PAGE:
I love the new snows of white winter. Mom allows me to deliver a note to Grandma's house two miles down the hills through the woods and over the flats. I'm old enough, she agrees, to venture by myself.
“Don't forget your blue sweater!” she shouts up the stairs. But I did.
Shirt, pants, socks, shoes. I'm quick. Downstairs in the entryway, I hurry to slide on my black rubber boots and fasten the clips. Then coat, hat, and black woolly mittens. I'm out the door and up the country road as I notice more white thick snowflakes falling on my dark navy coat. The crystals sure look soft and pretty. I watch as one melts on my mitten.
So I traverse through Westhampton pass the old white Congregational Church with the very tall, pointed steeple looking over the treetops, down the rolling farm hills, and out across the valleys. It's the church of our Pilgrim ancestors since the Revolution.
Over the next side hill I hurry pass the granite cemetery stone walls where little Christopher, a baby brother I never saw, is buried.
I imagine the maple smells of Grandma boiling down the sweet sap wet from the maple tree buckets. I bet she'll cut some maple sugar blocks or, just maybe, pour some syrup on fresh fallen snow. Here comes the snow!
I'm beyond the big farm barns and houses now. One belongs to the Morris's; I don't know the name of the other's. Maybe Dad once said it was the Fisk's or the Blakesley's. I decide to turn and shortcut over the barb wire fences and out across the wide flats to save time.
I heard there's a narrow wood log bridge crossing the creek somewhere. I hate that creek. In springtime, the water moccasins roam. You can watch them under the shallow water slithering through the rocks. And I hate it when my uncles cut their heads off with shovels. The snakes still look at you with their open mouths and bared fangs.
I can't see a thing through the white, but I must be near the creek. I bite my teeth to stop them from rattling. That's when I trip over something like a field rock and fall flat on my face in the snow. Womp! I'm too scared, and I'm breathing too hard.
“You're guardian angel will always protect you,” my mother says.
I lay in the soft snow blanket to catch my breath. I wish to toboggan on the steep slope across from our colonial house with my cousins and my brother and sisters. But I'm not. I wish to smell all kinds of pies at my Grandma's house when she's baking. Blueberry and apple and squash and rhubarb and pumpkin and mince meat! But I'm not.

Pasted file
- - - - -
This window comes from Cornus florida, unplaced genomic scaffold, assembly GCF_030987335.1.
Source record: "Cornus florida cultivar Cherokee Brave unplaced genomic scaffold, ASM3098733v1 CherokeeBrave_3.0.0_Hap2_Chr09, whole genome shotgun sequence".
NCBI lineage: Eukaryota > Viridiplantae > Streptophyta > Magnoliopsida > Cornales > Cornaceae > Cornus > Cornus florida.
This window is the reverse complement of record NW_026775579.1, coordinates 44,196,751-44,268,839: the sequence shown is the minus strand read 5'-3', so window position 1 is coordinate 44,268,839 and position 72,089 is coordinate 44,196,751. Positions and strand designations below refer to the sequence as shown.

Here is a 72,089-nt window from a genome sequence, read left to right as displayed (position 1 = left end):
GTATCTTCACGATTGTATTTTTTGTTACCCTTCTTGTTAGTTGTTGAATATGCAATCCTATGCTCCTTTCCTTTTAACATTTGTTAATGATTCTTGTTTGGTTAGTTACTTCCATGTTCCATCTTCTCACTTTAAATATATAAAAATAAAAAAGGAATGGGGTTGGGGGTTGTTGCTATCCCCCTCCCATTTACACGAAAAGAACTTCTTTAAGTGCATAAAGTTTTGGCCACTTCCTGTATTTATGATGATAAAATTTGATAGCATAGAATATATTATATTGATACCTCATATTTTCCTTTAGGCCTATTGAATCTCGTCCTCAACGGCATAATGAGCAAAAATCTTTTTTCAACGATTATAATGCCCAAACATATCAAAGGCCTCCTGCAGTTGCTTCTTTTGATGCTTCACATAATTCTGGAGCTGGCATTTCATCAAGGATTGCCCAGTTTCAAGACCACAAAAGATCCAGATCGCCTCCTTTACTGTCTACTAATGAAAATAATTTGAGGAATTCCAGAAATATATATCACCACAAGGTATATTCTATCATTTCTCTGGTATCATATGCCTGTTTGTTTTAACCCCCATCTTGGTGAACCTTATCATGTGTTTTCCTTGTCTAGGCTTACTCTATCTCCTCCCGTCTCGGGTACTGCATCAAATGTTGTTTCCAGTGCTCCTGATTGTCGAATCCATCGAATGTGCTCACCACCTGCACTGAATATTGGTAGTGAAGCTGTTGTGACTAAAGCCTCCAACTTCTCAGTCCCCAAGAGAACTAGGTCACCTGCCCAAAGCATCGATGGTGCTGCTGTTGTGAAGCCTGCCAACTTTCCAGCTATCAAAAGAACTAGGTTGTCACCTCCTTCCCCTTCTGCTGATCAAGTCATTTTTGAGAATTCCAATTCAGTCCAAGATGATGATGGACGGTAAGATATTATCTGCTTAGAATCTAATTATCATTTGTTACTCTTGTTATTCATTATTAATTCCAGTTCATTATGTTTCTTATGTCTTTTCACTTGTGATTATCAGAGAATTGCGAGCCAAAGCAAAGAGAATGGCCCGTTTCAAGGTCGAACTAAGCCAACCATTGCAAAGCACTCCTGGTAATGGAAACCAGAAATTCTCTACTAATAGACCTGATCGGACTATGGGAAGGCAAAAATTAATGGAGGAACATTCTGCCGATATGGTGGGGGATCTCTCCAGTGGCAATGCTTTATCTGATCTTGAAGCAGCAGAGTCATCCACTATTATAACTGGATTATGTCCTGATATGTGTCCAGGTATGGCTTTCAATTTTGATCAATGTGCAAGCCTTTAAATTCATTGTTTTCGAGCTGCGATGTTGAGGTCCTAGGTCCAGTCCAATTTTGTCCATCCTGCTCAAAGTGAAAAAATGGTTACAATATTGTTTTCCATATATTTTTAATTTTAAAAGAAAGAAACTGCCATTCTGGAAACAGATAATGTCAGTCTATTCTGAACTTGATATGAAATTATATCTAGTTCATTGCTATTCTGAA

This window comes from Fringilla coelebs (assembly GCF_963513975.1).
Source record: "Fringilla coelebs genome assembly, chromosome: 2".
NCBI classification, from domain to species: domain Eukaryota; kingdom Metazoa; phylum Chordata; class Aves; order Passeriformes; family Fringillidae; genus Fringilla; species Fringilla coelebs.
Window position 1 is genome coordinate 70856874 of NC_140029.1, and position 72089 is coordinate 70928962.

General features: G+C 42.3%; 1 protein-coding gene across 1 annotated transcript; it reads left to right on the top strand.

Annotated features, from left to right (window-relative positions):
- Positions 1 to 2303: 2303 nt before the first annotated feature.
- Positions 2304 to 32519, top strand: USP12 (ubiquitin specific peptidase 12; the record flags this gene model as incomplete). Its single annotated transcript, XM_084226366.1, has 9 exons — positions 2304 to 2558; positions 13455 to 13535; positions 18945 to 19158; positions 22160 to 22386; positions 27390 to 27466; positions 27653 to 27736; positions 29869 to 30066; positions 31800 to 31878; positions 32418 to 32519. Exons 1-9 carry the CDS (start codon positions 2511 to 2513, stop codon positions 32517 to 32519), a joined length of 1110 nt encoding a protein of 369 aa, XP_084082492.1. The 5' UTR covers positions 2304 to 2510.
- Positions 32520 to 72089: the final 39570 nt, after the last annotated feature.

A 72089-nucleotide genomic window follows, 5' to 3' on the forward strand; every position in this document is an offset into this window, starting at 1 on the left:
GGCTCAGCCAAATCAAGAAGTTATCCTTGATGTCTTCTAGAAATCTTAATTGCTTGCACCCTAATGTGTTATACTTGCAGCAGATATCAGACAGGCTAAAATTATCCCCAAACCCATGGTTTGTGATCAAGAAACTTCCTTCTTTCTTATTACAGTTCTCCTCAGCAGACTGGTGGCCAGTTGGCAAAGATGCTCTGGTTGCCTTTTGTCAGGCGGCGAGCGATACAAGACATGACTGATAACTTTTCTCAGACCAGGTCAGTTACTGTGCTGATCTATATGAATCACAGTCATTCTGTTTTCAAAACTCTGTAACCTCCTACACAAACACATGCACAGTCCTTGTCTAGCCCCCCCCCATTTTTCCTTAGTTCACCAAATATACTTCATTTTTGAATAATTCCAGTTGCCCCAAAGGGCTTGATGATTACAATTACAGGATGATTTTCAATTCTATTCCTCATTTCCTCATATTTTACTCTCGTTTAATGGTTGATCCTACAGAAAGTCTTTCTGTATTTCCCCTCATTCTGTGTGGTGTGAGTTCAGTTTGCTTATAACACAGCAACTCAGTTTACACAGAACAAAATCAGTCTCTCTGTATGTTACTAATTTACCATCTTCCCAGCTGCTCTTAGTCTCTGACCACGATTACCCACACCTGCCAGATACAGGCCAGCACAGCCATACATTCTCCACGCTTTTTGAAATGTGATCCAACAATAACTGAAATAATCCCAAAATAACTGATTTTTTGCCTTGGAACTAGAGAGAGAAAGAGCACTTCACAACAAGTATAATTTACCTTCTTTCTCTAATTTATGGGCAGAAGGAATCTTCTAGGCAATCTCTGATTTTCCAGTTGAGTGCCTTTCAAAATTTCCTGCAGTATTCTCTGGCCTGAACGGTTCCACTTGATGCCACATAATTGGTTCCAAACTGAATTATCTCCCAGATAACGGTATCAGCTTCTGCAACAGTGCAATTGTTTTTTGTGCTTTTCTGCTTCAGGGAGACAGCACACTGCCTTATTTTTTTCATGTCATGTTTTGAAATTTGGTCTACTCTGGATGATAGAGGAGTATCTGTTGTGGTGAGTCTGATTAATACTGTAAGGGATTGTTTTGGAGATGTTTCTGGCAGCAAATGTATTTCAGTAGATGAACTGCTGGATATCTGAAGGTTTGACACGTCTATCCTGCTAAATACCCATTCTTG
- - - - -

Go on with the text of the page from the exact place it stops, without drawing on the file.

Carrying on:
I wish to pet her gigantic St. Bernard, Big Max, in front of her red hot kitchen wood stove. But I'm not. I'm cold....
Something brushed my arm. I startled terrified goosebumps to jump over my whole body.
“Hey, Brother, wake up! Hey, Brother, are you alive?”
I look up. There's an older kid standing in a black suit wearing a wide black belt and a strange shiny buckle! He's wrapped a white scarf around his head for warmth.
“My name's not Brother,” I said. “I'm Billy. I'm cold.”
“Come on, I'll show you the path.”
“What's your name?” I ask.
“Joshua,” he answers.
Joshua grabs my hand and yanks me to my feet. Boy, is he strong! He keeps my hand and leads me through the snow fog. He leads me across the flat wood bridge I can't find. We pass right along the close walls of a rustic log cabin as we climb the side hill through the trees. Amazingly, he knows the way. But I can't see a thing.
Half way up the hill, Big Max, my Grandma's brown and white St. Bernard, lumbers down toward us through the white. He's so big, I could ride him.
“Look! He wants to take you to your Grandma's,” said Joshua.
“All right!” I answered. I turned to thank Joshua, but he was...gone!
“Be careful, what you say!” said Grandma Laura Church Witherell as she dried out my clothes.
After I dressed, the snow storm cleared. She took me out the door and pointed down the hill.
“See, there's no cabin down that hill! And there's no one else who lives here abouts. That foot bridge collapsed in the floods last spring.”
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